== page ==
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Machine Learning for Hand Gesture Classification from Surface Electromyography Signals

Hartwell, A (2019) Machine Learning for Hand Gesture Classification from Surface Electromyography Signals. PhD thesis, University of Sheffield.

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Classifying hand gestures from Surface Electromyography (sEMG) is a process which has applications in human-machine interaction, rehabilitation and prosthetic control. Reduction in the cost and increase in the availability of necessary hardware over recent years has made sEMG a more viable solution for hand gesture classification. The research challenge is the development of processes to robustly and accurately predict the current gesture based on incoming sEMG data. This thesis presents a set of methods, techniques and designs that improve upon evaluation of, and performance on, the classification problem as a whole. These are brought together to set a new baseline for the potential classification. Evaluation is improved by careful choice of metrics and design of cross-validation techniques that account for data bias caused by common experimental techniques. A landmark study is re-evaluated with these improved techniques, and it is shown that data augmentation can be used to significantly improve upon the performance using conventional classification methods. A novel neural network architecture and supporting improvements are presented that further improve performance and is refined such that the network can achieve similar performance with many fewer parameters than competing designs. Supporting techniques such as subject adaptation and smoothing algorithms are then explored to improve overall performance and also provide more nuanced trade-offs with various aspects of performance, such as incurred latency and prediction smoothness. A new study is presented which compares the performance potential of medical grade electrodes and a low-cost commercial alternative showing that for a modest-sized gesture set, they can compete. The data is also used to explore data labelling in experimental design and to evaluate the numerous aspects of performance that must be traded off.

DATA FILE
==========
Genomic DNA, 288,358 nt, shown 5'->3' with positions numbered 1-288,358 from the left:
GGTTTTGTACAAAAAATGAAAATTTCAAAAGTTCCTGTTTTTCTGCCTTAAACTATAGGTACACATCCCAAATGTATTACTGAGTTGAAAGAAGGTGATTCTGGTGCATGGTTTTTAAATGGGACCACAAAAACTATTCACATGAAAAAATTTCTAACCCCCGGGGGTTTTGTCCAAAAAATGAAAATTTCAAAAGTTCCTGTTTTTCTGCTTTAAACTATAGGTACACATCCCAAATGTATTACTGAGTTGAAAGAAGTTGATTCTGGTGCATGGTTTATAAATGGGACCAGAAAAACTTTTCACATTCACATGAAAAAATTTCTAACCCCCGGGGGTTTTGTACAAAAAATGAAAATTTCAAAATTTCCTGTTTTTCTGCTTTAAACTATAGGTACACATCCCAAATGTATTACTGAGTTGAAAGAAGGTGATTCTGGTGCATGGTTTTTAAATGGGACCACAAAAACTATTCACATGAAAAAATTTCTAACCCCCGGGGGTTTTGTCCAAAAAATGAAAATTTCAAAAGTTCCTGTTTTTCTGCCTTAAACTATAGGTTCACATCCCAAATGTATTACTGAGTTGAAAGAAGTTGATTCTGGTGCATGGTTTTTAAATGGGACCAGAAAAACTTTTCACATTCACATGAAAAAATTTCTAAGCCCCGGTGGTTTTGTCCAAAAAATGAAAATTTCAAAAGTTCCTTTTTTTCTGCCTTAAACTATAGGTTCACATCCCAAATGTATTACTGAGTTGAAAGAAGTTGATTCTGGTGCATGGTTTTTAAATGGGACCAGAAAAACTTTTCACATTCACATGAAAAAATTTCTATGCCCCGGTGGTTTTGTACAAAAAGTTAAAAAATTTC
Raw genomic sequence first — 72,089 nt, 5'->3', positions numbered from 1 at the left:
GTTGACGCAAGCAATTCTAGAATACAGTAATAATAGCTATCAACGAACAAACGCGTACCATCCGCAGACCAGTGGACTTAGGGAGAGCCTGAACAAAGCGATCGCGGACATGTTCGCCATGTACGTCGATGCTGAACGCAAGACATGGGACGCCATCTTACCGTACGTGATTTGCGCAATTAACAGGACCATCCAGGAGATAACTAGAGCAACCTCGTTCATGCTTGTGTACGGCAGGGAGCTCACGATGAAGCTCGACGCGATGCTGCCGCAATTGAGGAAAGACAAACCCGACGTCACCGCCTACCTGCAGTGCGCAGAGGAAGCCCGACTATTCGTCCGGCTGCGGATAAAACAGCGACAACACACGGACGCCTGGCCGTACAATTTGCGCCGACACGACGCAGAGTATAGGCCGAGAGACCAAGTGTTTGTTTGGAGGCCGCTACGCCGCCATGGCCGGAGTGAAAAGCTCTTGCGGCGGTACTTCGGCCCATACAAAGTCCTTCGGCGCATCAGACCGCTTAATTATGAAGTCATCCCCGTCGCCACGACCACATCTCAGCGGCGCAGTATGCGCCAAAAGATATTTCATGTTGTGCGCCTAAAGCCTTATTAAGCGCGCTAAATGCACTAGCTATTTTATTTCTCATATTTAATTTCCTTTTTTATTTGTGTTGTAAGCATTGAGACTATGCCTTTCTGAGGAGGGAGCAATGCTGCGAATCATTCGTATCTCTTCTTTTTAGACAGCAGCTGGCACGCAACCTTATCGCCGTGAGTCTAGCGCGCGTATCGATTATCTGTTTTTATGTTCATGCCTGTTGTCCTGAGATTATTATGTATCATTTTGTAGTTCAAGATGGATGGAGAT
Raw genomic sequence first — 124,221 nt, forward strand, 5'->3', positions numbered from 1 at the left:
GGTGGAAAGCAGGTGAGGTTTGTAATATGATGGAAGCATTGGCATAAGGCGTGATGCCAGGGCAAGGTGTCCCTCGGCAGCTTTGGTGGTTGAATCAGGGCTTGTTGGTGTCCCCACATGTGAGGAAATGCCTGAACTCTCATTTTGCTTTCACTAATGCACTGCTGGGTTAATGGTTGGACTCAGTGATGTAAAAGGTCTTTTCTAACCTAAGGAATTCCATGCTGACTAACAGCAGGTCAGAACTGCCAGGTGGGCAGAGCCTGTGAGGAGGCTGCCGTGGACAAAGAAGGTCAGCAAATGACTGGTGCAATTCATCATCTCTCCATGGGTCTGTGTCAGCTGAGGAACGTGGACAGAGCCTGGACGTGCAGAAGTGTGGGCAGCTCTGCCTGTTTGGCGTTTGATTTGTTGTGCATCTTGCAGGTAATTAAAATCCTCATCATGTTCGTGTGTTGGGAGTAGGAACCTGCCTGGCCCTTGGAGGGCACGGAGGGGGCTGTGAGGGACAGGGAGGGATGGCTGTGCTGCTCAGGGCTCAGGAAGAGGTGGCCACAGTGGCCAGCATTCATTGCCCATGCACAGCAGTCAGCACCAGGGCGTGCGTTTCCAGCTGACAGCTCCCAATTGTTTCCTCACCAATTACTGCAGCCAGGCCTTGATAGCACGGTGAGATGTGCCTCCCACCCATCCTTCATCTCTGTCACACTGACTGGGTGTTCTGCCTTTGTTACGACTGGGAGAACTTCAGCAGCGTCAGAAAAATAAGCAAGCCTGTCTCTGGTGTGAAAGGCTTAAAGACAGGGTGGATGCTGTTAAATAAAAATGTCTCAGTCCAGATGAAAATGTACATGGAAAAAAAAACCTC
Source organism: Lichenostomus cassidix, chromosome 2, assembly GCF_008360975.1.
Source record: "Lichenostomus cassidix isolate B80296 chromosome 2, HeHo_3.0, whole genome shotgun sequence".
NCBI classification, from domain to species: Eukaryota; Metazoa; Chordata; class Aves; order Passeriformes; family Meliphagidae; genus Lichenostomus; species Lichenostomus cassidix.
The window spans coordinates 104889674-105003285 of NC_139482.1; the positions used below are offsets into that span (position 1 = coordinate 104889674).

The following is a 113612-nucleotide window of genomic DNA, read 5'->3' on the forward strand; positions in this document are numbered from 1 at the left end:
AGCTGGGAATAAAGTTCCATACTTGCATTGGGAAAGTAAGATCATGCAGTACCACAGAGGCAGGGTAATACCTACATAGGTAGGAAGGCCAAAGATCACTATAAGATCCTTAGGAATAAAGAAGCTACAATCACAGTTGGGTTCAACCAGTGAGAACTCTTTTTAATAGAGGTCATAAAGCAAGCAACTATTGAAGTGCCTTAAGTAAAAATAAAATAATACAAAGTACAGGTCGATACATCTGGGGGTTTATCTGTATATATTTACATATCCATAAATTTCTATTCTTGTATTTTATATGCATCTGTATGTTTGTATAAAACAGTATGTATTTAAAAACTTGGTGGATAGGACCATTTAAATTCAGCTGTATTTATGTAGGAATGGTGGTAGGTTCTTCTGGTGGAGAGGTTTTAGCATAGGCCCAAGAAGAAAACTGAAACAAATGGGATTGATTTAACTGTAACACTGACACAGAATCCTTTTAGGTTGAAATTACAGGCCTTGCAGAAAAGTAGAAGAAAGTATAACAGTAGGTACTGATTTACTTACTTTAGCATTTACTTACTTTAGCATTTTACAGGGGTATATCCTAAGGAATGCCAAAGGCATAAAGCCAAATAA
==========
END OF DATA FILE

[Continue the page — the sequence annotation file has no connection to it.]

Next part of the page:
Item Type: Thesis (PhD)
Academic Units: The University of Sheffield > Faculty of Engineering (Sheffield) > Automatic Control and Systems Engineering (Sheffield)
Depositing User: Mr A Hartwell
Date Deposited: 10 Sep 2019 08:49
Last Modified: 10 Sep 2019 08:49
URI: http://etheses.whiterose.ac.uk/id/eprint/24726

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